Is there a happy medium between the run-down liquor store and the gourmet shop? What is the best form of Main Street retail, as people move back to the city and re-emergent neighborhoods acquire shops and services that were once lacking?
I’ve lamented the disproportionate number of liquor stores in San Diego neighborhoods that are otherwise revitalizing. Even though these shops also sell convenience items and provide an honest living for their owners, they do little to enhance street life. They could offer much more to their respective communities, both in terms of product selection and storefront design. Given their centralized locations, it’s a shame that they hide from the street (the corner of Main Street, in this case):
These would not have been acceptable retail outlets to earlier generations who relied on streetcars and walking for shopping. To reduce vehicle-miles traveled, the current generation needs easy access to a central market, at minimum.
An ideal replacement for the omnipresent liquor store is an affordable merchant that carries fresh groceries and appeals to a diversity of shoppers. By serving the daily needs of residents, it could become a gathering place that activates the street and defines the neighborhood. What sometimes appears instead is an upscale business that screams “gentrification”, a term that has come to be regarded as an undesirable flip side to blight. Such businesses, on their own, do not sufficiently rejuvenate small retail districts because they offer too limited a product selection for an exclusive group of people. When the local store sells only hand-crafted chocolates, residentswill need daily trips to stores outside of the neighborhood.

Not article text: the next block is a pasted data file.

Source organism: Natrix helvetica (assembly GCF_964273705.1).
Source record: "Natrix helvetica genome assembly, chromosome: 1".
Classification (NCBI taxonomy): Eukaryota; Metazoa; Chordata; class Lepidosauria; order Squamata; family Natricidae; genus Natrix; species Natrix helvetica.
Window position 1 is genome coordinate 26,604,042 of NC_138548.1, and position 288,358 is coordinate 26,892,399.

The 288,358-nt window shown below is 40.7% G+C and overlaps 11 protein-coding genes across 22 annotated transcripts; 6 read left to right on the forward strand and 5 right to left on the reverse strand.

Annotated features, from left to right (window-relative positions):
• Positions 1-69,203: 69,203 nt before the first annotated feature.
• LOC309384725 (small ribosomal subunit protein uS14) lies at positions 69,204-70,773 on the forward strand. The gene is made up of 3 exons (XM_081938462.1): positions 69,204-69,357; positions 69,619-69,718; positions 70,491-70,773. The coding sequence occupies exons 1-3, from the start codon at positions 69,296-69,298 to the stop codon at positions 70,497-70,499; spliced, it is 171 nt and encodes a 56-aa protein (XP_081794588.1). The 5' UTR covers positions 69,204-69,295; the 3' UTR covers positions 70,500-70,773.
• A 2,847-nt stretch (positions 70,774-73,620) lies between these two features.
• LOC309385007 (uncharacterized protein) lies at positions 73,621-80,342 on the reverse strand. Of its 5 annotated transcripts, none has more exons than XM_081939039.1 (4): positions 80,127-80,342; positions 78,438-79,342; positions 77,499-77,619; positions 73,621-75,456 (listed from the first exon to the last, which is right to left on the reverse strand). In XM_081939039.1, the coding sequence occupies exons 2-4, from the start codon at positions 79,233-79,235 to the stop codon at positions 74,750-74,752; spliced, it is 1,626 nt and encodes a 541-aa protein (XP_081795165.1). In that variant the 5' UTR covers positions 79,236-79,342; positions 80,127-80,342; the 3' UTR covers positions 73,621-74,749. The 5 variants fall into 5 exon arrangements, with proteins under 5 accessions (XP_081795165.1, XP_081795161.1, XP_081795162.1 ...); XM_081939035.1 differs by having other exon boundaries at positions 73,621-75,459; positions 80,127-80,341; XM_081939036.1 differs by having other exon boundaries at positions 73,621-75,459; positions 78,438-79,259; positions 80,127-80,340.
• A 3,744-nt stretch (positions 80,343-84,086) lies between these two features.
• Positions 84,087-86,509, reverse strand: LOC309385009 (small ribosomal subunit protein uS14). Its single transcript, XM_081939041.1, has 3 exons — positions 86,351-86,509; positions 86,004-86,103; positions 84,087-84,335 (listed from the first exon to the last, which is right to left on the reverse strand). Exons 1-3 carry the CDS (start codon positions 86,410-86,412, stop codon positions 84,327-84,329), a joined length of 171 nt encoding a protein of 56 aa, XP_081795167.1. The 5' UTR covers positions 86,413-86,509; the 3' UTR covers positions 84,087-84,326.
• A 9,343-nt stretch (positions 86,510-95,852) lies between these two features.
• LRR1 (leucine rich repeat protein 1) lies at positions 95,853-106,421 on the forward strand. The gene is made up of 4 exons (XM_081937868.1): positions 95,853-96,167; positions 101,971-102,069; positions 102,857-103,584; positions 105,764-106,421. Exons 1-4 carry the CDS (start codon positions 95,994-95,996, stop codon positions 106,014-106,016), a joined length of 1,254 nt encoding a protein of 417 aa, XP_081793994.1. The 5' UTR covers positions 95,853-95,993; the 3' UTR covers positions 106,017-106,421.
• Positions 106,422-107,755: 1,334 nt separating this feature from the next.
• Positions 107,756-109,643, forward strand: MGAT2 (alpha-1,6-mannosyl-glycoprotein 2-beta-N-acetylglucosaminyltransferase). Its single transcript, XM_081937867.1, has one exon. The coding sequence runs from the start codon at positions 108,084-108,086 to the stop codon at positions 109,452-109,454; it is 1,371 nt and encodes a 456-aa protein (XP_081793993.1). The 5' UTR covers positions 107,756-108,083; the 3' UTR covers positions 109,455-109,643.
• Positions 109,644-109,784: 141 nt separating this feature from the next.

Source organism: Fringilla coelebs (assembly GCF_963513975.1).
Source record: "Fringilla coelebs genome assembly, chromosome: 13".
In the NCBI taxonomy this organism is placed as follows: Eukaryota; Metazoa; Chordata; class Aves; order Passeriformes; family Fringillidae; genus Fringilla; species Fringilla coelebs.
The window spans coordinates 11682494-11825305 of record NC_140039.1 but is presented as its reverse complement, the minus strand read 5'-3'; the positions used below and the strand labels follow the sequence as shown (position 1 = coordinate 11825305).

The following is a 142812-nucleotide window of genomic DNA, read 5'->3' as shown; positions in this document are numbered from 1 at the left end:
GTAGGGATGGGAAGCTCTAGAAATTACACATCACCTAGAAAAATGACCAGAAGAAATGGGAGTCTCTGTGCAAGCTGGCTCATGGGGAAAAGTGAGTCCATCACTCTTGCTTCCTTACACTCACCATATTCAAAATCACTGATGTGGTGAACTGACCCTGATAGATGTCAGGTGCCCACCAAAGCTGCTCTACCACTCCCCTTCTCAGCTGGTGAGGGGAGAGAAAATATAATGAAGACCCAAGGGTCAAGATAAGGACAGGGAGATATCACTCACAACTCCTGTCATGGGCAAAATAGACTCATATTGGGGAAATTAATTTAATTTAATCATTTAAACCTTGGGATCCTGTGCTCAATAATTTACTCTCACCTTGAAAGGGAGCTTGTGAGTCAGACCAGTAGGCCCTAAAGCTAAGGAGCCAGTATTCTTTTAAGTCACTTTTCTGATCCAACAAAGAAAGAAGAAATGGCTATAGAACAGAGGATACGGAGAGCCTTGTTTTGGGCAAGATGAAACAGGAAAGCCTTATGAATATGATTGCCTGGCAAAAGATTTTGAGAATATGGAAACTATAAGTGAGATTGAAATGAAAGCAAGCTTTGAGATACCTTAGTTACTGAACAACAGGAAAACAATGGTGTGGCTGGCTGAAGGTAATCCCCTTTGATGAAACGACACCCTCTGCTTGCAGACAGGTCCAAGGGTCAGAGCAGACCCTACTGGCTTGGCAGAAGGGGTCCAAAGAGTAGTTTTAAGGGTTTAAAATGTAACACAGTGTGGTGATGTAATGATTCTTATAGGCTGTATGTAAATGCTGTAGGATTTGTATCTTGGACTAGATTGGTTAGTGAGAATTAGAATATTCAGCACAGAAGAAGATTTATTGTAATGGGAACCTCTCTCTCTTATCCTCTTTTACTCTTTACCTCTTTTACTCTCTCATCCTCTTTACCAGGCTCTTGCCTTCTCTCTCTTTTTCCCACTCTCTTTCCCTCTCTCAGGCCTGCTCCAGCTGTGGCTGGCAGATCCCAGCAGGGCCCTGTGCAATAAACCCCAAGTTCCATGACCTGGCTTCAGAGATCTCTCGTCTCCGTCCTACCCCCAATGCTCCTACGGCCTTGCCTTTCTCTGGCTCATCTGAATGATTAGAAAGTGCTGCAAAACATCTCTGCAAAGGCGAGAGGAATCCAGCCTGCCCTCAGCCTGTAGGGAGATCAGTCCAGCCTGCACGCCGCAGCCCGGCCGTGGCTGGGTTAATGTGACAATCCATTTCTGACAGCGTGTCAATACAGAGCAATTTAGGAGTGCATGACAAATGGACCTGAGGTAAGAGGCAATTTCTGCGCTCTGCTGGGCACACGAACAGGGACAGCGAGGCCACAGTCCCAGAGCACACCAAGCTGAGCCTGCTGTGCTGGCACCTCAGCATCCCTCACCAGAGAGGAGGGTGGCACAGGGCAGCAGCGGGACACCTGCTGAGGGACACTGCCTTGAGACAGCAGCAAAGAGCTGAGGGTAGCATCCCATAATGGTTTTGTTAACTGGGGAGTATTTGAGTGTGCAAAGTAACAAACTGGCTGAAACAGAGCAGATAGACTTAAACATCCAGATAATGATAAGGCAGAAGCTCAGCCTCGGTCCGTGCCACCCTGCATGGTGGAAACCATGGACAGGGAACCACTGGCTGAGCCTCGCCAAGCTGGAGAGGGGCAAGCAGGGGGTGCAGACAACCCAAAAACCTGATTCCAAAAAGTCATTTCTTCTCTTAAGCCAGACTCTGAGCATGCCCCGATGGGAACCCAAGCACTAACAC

The best retail mix is often found in cities and towns that are well connected to a college or university — perhaps because students and professors have a limited budget but selective tastes. Students are also more likely to not own a car, so groceries and good restaurants need to be within walking or biking distance. A number of university towns boast cafes, used book stores, ethnic restaurants, grocery stores, office supplies, pharmacies, and specialty food shops — all affordable and all walkable from campus and residential neighborhoods.
Within these larger or established retail districts, there is a place for everything, including liquor stores and exclusive boutiques. But on Main Street, particularly when it’s the only show in town, the central market should live up to its name.
Friday, November 20, 2009
Between Blight and Gentrification
Diana DeRubertis over at Planetizen has a good article on retail in neighborhoods. In my daily work we are always challenged by the balance of blight and gentrification. While we want revitalization it still needs to be a balanced approach that keeps the old (retail) and the new in harmony for the neighborhood. Here is the article:
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This is a very insightful article. I think this is also a supply and demand issue: i.e., what are the societal conditions that create a demand for so many liquor stores? Thanks for sharing this.
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